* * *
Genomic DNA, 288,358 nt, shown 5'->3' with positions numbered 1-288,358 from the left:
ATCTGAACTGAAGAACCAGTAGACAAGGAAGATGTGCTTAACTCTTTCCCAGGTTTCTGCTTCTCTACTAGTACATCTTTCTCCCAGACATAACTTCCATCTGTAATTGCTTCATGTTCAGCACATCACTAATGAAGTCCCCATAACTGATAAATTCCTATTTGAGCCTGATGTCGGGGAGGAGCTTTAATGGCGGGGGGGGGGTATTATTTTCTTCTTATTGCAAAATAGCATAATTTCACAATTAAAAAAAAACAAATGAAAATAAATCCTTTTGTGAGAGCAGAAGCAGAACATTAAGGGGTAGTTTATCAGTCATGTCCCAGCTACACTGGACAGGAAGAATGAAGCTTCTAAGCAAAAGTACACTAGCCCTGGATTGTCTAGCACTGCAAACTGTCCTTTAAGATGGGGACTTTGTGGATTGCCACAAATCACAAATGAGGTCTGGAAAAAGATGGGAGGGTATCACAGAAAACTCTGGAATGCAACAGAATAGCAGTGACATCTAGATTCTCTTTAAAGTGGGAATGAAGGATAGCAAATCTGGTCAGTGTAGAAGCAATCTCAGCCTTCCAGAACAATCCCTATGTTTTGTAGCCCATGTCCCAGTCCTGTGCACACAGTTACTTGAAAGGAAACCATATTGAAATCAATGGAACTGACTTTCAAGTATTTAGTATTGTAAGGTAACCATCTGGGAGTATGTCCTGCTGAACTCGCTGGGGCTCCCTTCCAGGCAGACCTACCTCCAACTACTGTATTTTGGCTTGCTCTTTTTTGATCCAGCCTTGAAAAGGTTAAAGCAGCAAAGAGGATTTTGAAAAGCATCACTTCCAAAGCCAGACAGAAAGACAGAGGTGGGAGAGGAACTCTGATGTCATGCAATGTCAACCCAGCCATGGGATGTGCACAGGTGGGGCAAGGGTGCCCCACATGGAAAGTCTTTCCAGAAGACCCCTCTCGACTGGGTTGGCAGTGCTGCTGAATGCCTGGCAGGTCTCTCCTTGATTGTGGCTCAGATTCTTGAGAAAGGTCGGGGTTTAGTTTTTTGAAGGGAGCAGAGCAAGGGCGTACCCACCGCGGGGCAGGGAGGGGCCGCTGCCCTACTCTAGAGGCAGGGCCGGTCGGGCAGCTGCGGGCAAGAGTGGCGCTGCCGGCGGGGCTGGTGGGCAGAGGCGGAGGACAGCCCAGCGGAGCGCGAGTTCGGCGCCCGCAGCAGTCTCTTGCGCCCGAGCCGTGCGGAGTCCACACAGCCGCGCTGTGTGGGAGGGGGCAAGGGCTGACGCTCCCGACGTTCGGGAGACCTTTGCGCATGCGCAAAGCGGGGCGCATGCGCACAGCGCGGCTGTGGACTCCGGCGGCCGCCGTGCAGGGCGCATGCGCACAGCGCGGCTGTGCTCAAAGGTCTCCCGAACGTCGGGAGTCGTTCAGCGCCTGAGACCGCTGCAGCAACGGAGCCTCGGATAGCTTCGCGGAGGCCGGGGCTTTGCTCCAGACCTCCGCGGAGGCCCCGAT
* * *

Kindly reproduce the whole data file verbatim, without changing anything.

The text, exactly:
Genomic DNA, 288,358 nt, shown 5'->3' with positions numbered 1-288,358 from the left:
ATCTGAACTGAAGAACCAGTAGACAAGGAAGATGTGCTTAACTCTTTCCCAGGTTTCTGCTTCTCTACTAGTACATCTTTCTCCCAGACATAACTTCCATCTGTAATTGCTTCATGTTCAGCACATCACTAATGAAGTCCCCATAACTGATAAATTCCTATTTGAGCCTGATGTCGGGGAGGAGCTTTAATGGCGGGGGGGGGGTATTATTTTCTTCTTATTGCAAAATAGCATAATTTCACAATTAAAAAAAAACAAATGAAAATAAATCCTTTTGTGAGAGCAGAAGCAGAACATTAAGGGGTAGTTTATCAGTCATGTCCCAGCTACACTGGACAGGAAGAATGAAGCTTCTAAGCAAAAGTACACTAGCCCTGGATTGTCTAGCACTGCAAACTGTCCTTTAAGATGGGGACTTTGTGGATTGCCACAAATCACAAATGAGGTCTGGAAAAAGATGGGAGGGTATCACAGAAAACTCTGGAATGCAACAGAATAGCAGTGACATCTAGATTCTCTTTAAAGTGGGAATGAAGGATAGCAAATCTGGTCAGTGTAGAAGCAATCTCAGCCTTCCAGAACAATCCCTATGTTTTGTAGCCCATGTCCCAGTCCTGTGCACACAGTTACTTGAAAGGAAACCATATTGAAATCAATGGAACTGACTTTCAAGTATTTAGTATTGTAAGGTAACCATCTGGGAGTATGTCCTGCTGAACTCGCTGGGGCTCCCTTCCAGGCAGACCTACCTCCAACTACTGTATTTTGGCTTGCTCTTTTTTGATCCAGCCTTGAAAAGGTTAAAGCAGCAAAGAGGATTTTGAAAAGCATCACTTCCAAAGCCAGACAGAAAGACAGAGGTGGGAGAGGAACTCTGATGTCATGCAATGTCAACCCAGCCATGGGATGTGCACAGGTGGGGCAAGGGTGCCCCACATGGAAAGTCTTTCCAGAAGACCCCTCTCGACTGGGTTGGCAGTGCTGCTGAATGCCTGGCAGGTCTCTCCTTGATTGTGGCTCAGATTCTTGAGAAAGGTCGGGGTTTAGTTTTTTGAAGGGAGCAGAGCAAGGGCGTACCCACCGCGGGGCAGGGAGGGGCCGCTGCCCTACTCTAGAGGCAGGGCCGGTCGGGCAGCTGCGGGCAAGAGTGGCGCTGCCGGCGGGGCTGGTGGGCAGAGGCGGAGGACAGCCCAGCGGAGCGCGAGTTCGGCGCCCGCAGCAGTCTCTTGCGCCCGAGCCGTGCGGAGTCCACACAGCCGCGCTGTGTGGGAGGGGGCAAGGGCTGACGCTCCCGACGTTCGGGAGACCTTTGCGCATGCGCAAAGCGGGGCGCATGCGCACAGCGCGGCTGTGGACTCCGGCGGCCGCCGTGCAGGGCGCATGCGCACAGCGCGGCTGTGCTCAAAGGTCTCCCGAACGTCGGGAGTCGTTCAGCGCCTGAGACCGCTGCAGCAACGGAGCCTCGGATAGCTTCGCGGAGGCCGGGGCTTTGCTCCAGACCTCCGCGGAGGCCCCGAT